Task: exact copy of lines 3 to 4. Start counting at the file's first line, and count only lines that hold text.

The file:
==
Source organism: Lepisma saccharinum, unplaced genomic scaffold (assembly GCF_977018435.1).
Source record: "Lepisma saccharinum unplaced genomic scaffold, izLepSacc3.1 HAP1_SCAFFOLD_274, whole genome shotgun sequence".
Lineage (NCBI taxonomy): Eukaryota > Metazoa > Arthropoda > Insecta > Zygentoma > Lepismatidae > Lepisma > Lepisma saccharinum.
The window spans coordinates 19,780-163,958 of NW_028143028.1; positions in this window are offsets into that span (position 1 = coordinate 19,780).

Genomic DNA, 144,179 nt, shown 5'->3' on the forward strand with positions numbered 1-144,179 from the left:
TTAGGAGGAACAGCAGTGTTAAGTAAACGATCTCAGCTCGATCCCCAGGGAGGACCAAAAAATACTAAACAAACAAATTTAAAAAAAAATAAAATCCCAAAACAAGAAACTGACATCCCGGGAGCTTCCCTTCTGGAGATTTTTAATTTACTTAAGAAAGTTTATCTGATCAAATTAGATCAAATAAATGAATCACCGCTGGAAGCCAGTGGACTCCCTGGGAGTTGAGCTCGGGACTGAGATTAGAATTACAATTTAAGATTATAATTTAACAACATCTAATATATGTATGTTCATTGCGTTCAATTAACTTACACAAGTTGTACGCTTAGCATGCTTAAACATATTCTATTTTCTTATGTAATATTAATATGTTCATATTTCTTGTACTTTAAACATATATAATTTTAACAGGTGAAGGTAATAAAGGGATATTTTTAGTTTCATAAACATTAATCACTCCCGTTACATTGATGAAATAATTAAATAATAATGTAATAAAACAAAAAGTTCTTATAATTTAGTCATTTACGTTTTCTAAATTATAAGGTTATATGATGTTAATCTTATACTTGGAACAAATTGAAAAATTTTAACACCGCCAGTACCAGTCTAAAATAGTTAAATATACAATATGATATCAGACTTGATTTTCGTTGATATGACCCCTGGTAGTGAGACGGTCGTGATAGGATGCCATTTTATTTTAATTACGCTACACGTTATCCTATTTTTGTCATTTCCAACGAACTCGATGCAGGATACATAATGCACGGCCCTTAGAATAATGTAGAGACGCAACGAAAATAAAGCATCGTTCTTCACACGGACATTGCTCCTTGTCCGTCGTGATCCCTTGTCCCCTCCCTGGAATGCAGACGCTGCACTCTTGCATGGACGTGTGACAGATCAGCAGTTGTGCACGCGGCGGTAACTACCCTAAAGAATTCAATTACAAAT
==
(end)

Lineage (NCBI taxonomy): Eukaryota > Metazoa > Arthropoda > Insecta > Zygentoma > Lepismatidae > Lepisma > Lepisma saccharinum.
The window spans coordinates 19,780-163,958 of NW_028143028.1; positions in this window are offsets into that span (position 1 = coordinate 19,780).